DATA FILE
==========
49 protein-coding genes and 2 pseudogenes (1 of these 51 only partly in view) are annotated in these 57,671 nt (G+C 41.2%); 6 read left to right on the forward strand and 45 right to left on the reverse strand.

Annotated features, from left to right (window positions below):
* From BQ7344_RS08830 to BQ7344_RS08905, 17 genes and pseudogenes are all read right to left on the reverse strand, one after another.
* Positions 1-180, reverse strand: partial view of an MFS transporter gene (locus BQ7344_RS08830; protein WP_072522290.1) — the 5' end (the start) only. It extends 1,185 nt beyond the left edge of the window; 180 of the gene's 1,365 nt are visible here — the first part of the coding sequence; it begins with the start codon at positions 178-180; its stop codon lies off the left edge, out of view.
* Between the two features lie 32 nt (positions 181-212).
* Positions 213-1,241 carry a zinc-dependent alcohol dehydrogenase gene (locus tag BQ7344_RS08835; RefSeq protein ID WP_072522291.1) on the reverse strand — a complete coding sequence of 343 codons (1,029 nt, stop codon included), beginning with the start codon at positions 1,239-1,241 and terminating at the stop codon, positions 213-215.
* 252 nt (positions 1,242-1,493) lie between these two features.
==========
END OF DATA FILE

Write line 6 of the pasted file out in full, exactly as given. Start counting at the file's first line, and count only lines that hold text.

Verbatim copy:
* Positions 213-1,241 carry a zinc-dependent alcohol dehydrogenase gene (locus tag BQ7344_RS08835; RefSeq protein ID WP_072522291.1) on the reverse strand — a complete coding sequence of 343 codons (1,029 nt, stop codon included), beginning with the start codon at positions 1,239-1,241 and terminating at the stop codon, positions 213-215.